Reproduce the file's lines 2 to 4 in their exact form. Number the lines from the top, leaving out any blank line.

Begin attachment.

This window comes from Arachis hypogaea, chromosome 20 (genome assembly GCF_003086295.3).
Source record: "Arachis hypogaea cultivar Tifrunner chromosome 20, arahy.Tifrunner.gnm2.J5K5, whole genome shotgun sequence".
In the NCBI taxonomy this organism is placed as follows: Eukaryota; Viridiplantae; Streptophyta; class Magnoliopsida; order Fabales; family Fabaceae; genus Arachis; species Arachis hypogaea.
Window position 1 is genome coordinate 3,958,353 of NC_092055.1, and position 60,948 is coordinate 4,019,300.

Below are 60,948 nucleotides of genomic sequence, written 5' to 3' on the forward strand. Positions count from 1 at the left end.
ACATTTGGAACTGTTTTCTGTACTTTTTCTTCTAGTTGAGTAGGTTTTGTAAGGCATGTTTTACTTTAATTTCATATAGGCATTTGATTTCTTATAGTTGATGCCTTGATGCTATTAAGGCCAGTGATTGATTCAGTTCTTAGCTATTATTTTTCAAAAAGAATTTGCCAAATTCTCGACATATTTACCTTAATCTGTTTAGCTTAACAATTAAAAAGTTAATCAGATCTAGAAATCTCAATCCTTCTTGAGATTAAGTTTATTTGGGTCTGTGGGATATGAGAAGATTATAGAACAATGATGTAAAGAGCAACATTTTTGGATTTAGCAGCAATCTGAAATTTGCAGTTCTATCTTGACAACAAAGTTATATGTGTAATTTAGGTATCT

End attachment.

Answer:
Source record: "Arachis hypogaea cultivar Tifrunner chromosome 20, arahy.Tifrunner.gnm2.J5K5, whole genome shotgun sequence".
In the NCBI taxonomy this organism is placed as follows: Eukaryota; Viridiplantae; Streptophyta; class Magnoliopsida; order Fabales; family Fabaceae; genus Arachis; species Arachis hypogaea.
Window position 1 is genome coordinate 3,958,353 of NC_092055.1, and position 60,948 is coordinate 4,019,300.